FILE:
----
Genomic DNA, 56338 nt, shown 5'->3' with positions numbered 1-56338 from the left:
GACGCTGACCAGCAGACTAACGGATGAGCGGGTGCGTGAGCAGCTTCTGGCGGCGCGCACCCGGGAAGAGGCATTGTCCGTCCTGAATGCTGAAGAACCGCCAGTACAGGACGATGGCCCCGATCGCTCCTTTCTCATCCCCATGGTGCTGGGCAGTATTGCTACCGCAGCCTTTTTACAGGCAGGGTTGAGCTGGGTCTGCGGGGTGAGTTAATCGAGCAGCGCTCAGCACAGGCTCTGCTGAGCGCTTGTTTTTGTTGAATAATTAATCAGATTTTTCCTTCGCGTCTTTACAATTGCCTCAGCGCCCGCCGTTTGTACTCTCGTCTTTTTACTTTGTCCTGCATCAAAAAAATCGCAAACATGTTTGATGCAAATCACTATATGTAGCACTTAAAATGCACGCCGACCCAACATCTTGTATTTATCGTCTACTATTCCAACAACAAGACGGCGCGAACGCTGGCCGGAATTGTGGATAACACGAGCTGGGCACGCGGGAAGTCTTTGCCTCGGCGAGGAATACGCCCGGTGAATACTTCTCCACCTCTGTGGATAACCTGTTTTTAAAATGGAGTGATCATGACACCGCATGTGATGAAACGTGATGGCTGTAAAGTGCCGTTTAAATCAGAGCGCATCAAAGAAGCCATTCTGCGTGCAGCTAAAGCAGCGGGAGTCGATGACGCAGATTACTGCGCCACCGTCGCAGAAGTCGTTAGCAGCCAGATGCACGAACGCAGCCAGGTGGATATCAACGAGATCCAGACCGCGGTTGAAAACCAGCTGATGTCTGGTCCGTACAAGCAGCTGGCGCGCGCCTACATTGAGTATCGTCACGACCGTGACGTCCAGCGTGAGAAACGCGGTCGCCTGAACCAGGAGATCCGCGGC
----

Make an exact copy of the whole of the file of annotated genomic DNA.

Genomic DNA, 56338 nt, shown 5'->3' with positions numbered 1-56338 from the left:
GACGCTGACCAGCAGACTAACGGATGAGCGGGTGCGTGAGCAGCTTCTGGCGGCGCGCACCCGGGAAGAGGCATTGTCCGTCCTGAATGCTGAAGAACCGCCAGTACAGGACGATGGCCCCGATCGCTCCTTTCTCATCCCCATGGTGCTGGGCAGTATTGCTACCGCAGCCTTTTTACAGGCAGGGTTGAGCTGGGTCTGCGGGGTGAGTTAATCGAGCAGCGCTCAGCACAGGCTCTGCTGAGCGCTTGTTTTTGTTGAATAATTAATCAGATTTTTCCTTCGCGTCTTTACAATTGCCTCAGCGCCCGCCGTTTGTACTCTCGTCTTTTTACTTTGTCCTGCATCAAAAAAATCGCAAACATGTTTGATGCAAATCACTATATGTAGCACTTAAAATGCACGCCGACCCAACATCTTGTATTTATCGTCTACTATTCCAACAACAAGACGGCGCGAACGCTGGCCGGAATTGTGGATAACACGAGCTGGGCACGCGGGAAGTCTTTGCCTCGGCGAGGAATACGCCCGGTGAATACTTCTCCACCTCTGTGGATAACCTGTTTTTAAAATGGAGTGATCATGACACCGCATGTGATGAAACGTGATGGCTGTAAAGTGCCGTTTAAATCAGAGCGCATCAAAGAAGCCATTCTGCGTGCAGCTAAAGCAGCGGGAGTCGATGACGCAGATTACTGCGCCACCGTCGCAGAAGTCGTTAGCAGCCAGATGCACGAACGCAGCCAGGTGGATATCAACGAGATCCAGACCGCGGTTGAAAACCAGCTGATGTCTGGTCCGTACAAGCAGCTGGCGCGCGCCTACATTGAGTATCGTCACGACCGTGACGTCCAGCGTGAGAAACGCGGTCGCCTGAACCAGGAGATCCGCGGC